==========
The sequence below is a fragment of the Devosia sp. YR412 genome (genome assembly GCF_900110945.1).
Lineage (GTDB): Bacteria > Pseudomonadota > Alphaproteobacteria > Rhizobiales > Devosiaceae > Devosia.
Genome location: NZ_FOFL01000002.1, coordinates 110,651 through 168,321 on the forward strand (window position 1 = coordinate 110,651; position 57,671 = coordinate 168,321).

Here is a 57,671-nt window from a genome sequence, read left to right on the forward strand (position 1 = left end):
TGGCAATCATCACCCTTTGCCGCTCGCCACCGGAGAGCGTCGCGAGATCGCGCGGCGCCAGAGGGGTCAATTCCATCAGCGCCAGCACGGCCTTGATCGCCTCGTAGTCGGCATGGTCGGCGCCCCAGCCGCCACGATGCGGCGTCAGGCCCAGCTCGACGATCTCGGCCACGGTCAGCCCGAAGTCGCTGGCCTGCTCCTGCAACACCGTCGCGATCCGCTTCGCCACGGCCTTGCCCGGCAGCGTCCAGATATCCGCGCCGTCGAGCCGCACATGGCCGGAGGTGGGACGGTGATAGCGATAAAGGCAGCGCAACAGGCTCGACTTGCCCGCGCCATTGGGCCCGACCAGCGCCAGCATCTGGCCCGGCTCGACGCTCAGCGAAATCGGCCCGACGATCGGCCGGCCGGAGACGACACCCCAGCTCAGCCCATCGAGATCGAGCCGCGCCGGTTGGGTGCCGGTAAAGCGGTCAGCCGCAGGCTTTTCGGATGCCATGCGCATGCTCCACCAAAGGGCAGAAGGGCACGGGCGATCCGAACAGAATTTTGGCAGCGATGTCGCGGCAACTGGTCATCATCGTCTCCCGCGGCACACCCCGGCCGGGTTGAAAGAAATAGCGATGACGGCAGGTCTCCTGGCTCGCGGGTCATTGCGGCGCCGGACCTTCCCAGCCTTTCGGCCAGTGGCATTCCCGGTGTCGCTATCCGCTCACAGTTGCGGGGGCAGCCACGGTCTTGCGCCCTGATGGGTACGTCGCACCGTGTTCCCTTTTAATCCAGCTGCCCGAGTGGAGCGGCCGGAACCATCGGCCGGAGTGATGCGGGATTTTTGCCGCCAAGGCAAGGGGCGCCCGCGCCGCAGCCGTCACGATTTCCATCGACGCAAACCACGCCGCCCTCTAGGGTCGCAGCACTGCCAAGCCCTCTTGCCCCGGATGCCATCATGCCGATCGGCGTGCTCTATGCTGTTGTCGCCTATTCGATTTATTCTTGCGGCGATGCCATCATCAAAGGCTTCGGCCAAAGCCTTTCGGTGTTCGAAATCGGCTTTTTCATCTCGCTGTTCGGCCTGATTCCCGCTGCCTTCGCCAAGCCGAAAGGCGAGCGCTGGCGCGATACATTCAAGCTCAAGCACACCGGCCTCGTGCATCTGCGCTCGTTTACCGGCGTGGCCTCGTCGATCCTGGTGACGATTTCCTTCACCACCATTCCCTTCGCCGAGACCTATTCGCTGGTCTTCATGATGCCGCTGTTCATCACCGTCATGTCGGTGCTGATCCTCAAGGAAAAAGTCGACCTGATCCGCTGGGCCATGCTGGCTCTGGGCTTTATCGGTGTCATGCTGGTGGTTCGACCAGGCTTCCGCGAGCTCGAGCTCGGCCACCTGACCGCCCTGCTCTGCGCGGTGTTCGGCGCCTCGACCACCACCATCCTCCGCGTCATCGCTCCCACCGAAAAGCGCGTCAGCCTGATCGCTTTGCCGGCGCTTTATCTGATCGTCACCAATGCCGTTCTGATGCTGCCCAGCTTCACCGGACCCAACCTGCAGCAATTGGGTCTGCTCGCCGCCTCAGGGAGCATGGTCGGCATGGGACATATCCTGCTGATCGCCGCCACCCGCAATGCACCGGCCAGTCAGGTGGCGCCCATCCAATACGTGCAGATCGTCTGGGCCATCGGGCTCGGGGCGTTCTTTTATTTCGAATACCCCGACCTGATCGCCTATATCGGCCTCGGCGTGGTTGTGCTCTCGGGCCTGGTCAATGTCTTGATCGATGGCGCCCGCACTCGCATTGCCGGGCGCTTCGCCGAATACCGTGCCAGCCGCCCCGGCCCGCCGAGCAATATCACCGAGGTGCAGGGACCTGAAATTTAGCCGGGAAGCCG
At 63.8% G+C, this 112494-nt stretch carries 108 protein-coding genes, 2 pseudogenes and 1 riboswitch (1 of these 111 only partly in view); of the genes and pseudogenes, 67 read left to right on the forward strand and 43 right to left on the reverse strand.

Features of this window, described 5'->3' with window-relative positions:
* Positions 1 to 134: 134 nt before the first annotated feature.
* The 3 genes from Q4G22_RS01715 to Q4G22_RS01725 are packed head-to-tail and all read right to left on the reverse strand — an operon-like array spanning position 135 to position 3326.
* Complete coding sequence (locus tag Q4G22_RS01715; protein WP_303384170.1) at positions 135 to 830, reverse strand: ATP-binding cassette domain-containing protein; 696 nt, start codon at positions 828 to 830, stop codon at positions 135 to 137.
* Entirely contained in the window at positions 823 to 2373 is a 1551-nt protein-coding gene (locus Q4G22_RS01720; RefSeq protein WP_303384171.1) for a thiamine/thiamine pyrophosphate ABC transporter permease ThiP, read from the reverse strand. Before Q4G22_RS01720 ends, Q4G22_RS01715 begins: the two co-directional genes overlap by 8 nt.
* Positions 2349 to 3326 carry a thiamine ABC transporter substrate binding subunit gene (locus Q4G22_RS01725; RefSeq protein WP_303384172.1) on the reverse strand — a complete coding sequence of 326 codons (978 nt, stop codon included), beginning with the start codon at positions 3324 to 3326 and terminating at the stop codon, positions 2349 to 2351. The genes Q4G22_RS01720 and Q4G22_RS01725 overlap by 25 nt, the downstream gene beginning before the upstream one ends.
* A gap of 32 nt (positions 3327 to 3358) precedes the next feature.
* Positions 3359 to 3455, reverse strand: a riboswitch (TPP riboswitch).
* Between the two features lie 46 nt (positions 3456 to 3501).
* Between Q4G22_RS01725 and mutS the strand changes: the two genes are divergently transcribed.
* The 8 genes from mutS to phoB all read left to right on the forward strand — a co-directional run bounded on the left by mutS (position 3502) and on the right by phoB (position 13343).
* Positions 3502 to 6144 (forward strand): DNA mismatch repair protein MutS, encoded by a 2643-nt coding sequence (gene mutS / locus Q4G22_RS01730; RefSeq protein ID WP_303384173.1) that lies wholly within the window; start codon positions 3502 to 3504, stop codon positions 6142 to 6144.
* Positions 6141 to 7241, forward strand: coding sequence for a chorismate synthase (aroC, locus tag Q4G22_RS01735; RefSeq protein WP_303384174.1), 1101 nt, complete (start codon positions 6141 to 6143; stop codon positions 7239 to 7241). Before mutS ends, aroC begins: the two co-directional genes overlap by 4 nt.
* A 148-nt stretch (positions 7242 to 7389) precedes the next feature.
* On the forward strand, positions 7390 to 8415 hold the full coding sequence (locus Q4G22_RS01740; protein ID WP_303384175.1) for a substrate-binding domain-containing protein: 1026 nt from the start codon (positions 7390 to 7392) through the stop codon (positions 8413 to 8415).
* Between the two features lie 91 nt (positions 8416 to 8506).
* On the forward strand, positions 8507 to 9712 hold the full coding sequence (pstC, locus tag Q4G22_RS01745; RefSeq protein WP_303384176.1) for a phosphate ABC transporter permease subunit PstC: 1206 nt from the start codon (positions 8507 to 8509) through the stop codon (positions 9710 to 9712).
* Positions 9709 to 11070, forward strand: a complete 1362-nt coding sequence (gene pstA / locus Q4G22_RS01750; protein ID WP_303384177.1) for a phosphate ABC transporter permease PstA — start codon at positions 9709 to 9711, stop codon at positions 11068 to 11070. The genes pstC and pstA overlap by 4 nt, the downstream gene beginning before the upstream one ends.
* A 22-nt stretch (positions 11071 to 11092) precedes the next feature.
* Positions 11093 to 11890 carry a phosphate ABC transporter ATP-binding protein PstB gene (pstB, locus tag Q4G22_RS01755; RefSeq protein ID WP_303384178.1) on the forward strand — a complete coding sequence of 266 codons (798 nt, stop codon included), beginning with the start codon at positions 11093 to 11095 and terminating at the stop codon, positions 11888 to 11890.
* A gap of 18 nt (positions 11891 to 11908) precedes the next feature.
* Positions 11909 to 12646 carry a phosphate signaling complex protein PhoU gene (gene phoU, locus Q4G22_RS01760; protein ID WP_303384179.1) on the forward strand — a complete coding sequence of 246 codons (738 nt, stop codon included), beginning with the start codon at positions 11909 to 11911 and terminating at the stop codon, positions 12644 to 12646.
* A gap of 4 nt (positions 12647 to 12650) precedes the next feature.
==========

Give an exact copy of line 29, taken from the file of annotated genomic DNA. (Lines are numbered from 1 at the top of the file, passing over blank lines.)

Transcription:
* A gap of 4 nt (positions 12647 to 12650) precedes the next feature.